- Divorce and child custody determinations
At the time of divorce, the court will decide both legal and physical custody that will determine where your child will reside and go to school as well as which parent or parents have the right to make decisions regarding the child’s well-being. At Rogers & Driver, PSC, we take a comprehensive approach to understand your objectives and your child’s best interests and protect your interests in custody. We know how to collect necessary evidence and documentation to support your case from negotiations through trial.
- Parenting time and visitation
Parenting time or visitations give the non-custodial parent the right to visit a child. A parenting time or visitation schedule can be sought in a paternity or divorce action. We will help you explore your options and alternatives as you assert your rights to parenting time or visitation. We are also experienced in handling visitation rights for grandparents and other third-parties.
- Child support and your rights
When facing a divorce or if you are involved in a paternity dispute, it is important to consult with an attorney who can protect your interests involving child support. Whether you are seeking to collect child support, prevent unmanageable obligations or seek a modification to an existing child support order, we can explore your rights and options while protecting your rights.
- What are grandparents’ rights?
Grandparents’ rights involve grandparents asserting rights to custody or visitation to a grandchild. Grandparents may become involved if they are prevented from seeing their grandchildren or if they feel that a child's well-being is threatened by neglect, abuse, or drug or alcohol addiction. Many grandparents will pursue a case where a family dispute causes a parent to prevent the grandparent from seeing a grandchild.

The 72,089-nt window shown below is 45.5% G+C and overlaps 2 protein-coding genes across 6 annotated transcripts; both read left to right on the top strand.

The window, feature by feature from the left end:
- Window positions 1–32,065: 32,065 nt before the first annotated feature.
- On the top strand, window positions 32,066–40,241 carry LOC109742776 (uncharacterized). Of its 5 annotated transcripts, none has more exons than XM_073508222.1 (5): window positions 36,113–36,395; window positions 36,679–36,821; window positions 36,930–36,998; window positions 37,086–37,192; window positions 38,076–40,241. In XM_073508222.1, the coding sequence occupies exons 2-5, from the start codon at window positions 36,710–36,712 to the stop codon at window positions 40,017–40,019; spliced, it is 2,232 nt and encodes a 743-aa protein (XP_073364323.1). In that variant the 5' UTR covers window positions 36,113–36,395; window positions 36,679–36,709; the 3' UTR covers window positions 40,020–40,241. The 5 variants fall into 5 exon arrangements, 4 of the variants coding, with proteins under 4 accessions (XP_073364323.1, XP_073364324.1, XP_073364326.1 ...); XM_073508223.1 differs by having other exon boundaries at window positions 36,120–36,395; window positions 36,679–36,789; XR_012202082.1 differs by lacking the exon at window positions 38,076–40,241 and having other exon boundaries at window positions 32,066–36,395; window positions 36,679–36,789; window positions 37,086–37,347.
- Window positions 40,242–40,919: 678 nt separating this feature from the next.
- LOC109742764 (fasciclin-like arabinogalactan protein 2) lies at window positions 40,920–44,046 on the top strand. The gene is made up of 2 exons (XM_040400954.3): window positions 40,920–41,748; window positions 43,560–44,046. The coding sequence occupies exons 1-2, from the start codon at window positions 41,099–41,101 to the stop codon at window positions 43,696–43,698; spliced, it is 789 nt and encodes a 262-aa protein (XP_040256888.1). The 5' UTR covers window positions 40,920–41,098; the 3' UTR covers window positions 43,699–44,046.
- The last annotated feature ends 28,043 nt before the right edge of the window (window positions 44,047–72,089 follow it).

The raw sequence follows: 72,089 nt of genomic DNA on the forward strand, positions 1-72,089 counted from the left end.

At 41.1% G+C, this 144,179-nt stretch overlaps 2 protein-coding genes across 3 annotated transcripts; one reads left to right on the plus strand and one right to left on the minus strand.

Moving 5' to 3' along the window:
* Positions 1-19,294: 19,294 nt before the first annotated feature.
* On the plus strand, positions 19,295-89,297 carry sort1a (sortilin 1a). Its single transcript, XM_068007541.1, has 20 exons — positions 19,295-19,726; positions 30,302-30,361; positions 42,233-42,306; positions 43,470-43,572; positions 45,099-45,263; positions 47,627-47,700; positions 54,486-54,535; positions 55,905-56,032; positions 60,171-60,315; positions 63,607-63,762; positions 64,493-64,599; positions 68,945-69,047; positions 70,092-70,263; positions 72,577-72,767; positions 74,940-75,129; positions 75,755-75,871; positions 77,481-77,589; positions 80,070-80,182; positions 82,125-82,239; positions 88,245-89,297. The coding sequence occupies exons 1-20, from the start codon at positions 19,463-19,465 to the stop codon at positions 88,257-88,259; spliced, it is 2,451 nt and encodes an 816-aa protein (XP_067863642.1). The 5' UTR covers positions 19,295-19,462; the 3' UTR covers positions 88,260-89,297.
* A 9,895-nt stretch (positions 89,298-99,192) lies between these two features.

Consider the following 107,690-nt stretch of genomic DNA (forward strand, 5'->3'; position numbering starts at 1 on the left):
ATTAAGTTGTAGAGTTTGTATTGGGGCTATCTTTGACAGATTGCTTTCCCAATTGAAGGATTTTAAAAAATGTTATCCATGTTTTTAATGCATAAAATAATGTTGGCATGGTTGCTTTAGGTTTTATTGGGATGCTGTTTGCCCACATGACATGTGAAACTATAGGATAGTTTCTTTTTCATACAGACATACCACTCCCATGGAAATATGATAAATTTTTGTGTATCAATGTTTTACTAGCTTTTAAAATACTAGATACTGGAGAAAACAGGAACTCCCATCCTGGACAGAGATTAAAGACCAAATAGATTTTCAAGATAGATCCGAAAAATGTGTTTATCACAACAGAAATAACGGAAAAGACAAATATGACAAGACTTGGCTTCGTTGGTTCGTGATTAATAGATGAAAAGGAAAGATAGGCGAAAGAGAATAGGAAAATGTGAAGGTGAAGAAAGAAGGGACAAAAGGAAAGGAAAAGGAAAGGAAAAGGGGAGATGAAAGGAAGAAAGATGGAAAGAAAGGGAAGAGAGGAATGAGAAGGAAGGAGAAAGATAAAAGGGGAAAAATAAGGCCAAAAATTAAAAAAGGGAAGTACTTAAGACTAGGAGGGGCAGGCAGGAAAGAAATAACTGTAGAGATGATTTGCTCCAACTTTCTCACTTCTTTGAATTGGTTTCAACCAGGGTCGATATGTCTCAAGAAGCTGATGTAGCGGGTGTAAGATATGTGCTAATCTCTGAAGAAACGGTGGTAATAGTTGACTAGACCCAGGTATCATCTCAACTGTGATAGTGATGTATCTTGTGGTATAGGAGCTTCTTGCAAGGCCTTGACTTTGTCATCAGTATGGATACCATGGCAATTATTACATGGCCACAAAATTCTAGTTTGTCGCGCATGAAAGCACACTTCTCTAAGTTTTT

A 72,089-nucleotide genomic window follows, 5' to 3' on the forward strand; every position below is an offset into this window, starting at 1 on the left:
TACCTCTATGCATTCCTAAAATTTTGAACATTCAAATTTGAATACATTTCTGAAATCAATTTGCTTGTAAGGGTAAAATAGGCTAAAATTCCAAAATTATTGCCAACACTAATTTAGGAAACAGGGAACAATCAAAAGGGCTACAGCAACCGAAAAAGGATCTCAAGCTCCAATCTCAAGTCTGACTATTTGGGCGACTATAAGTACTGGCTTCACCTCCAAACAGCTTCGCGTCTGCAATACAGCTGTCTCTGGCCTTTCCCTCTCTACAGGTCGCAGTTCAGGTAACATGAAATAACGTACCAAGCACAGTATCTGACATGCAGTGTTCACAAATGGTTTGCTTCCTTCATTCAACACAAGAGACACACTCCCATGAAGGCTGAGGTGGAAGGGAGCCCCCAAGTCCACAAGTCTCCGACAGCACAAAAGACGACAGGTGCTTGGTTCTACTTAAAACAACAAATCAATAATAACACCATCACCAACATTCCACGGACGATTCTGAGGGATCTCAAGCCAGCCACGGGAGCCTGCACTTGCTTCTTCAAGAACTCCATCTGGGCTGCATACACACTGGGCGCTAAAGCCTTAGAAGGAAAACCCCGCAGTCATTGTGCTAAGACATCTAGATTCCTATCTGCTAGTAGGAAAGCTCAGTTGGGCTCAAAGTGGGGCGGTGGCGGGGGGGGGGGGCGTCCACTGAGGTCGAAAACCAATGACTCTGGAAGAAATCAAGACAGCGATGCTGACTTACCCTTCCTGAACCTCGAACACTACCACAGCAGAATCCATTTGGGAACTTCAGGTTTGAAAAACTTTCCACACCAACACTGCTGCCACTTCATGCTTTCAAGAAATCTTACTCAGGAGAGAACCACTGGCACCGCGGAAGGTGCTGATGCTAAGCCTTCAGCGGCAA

- Can I get visitation to see my grandchild?
The law authorizes a circuit court to “grant reasonable visitation rights to either the paternal or maternal grandparents of a child and issue any necessary orders to enforce the decree if it determines that it is in the best interest of the child to do so.” Kentucky Courts and the United States Supreme Court have held that the law protects the fundamental right of parents to make decisions concerning the care, custody, and control of their children. It has been held by the Courts “that a fit parent has a superior right, constitutionally, to all others in making decisions regarding the raising of his or her children, including who may and may not visit them.”
If you can show by clear and convincing evidence that it is your grandchild’s best interest to visit with you and you can overcome the difficult standard set by law, Rogers & Driver, PSC will work with necessary professionals, interview witnesses and present all evidence needed to support your case to see your grandchildren.
- Grandparent Custody
Kentucky recognizes “de-facto custody.” A person claiming to be a de facto custodian, as defined by the law, may petition a court for legal custody of a child. The court shall grant legal custody to the person if the court determines that the person meets the definition of de facto custodian and that the best interests of the child will be served by awarding custody to the de facto custodian. “De facto custodian” means a person who has been shown by clear and convincing evidence to have been the primary caregiver for, and financial supporter of, a child who has resided with the person for a period of six (6) months or more if the child is under three (3) years of age and for a period of one (1) year or more if the child is three (3) years of age or older or has been placed by the Department for Community Based Services.